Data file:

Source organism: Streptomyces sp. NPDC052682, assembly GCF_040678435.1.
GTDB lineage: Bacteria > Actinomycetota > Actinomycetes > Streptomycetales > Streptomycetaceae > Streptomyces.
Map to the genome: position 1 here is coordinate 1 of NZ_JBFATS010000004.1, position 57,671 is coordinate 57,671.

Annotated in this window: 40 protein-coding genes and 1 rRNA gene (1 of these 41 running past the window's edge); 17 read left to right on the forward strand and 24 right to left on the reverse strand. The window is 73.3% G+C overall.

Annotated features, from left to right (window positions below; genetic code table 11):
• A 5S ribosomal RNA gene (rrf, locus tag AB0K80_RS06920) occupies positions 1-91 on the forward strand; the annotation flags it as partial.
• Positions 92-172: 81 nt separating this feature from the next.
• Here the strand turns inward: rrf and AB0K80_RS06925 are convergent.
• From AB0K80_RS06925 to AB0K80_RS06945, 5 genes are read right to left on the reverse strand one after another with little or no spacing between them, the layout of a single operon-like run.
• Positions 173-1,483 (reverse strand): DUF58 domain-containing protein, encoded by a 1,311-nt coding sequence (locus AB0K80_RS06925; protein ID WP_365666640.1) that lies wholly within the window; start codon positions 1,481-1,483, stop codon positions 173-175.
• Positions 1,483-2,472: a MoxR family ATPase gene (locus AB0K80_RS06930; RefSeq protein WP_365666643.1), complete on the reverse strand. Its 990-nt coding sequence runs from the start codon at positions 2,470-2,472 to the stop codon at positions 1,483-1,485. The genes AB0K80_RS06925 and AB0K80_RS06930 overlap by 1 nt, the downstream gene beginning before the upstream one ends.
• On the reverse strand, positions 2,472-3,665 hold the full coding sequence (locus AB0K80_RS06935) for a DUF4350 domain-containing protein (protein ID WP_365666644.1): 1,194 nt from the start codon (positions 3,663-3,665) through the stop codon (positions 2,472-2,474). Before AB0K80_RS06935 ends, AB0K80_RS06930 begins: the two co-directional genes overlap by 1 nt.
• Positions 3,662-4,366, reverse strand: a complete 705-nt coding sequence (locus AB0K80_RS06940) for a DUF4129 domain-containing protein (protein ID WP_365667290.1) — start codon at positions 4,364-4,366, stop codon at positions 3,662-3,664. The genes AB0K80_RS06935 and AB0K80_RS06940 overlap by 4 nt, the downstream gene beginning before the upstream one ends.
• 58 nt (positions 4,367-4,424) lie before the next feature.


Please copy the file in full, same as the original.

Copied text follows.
Source organism: Streptomyces sp. NPDC052682, assembly GCF_040678435.1.
GTDB lineage: Bacteria > Actinomycetota > Actinomycetes > Streptomycetales > Streptomycetaceae > Streptomyces.
Map to the genome: position 1 here is coordinate 1 of NZ_JBFATS010000004.1, position 57,671 is coordinate 57,671.

Annotated in this window: 40 protein-coding genes and 1 rRNA gene (1 of these 41 running past the window's edge); 17 read left to right on the forward strand and 24 right to left on the reverse strand. The window is 73.3% G+C overall.

Annotated features, from left to right (window positions below; genetic code table 11):
• A 5S ribosomal RNA gene (rrf, locus tag AB0K80_RS06920) occupies positions 1-91 on the forward strand; the annotation flags it as partial.
• Positions 92-172: 81 nt separating this feature from the next.
• Here the strand turns inward: rrf and AB0K80_RS06925 are convergent.
• From AB0K80_RS06925 to AB0K80_RS06945, 5 genes are read right to left on the reverse strand one after another with little or no spacing between them, the layout of a single operon-like run.
• Positions 173-1,483 (reverse strand): DUF58 domain-containing protein, encoded by a 1,311-nt coding sequence (locus AB0K80_RS06925; protein ID WP_365666640.1) that lies wholly within the window; start codon positions 1,481-1,483, stop codon positions 173-175.
• Positions 1,483-2,472: a MoxR family ATPase gene (locus AB0K80_RS06930; RefSeq protein WP_365666643.1), complete on the reverse strand. Its 990-nt coding sequence runs from the start codon at positions 2,470-2,472 to the stop codon at positions 1,483-1,485. The genes AB0K80_RS06925 and AB0K80_RS06930 overlap by 1 nt, the downstream gene beginning before the upstream one ends.
• On the reverse strand, positions 2,472-3,665 hold the full coding sequence (locus AB0K80_RS06935) for a DUF4350 domain-containing protein (protein ID WP_365666644.1): 1,194 nt from the start codon (positions 3,663-3,665) through the stop codon (positions 2,472-2,474). Before AB0K80_RS06935 ends, AB0K80_RS06930 begins: the two co-directional genes overlap by 1 nt.
• Positions 3,662-4,366, reverse strand: a complete 705-nt coding sequence (locus AB0K80_RS06940) for a DUF4129 domain-containing protein (protein ID WP_365667290.1) — start codon at positions 4,364-4,366, stop codon at positions 3,662-3,664. The genes AB0K80_RS06935 and AB0K80_RS06940 overlap by 4 nt, the downstream gene beginning before the upstream one ends.
• 58 nt (positions 4,367-4,424) lie before the next feature.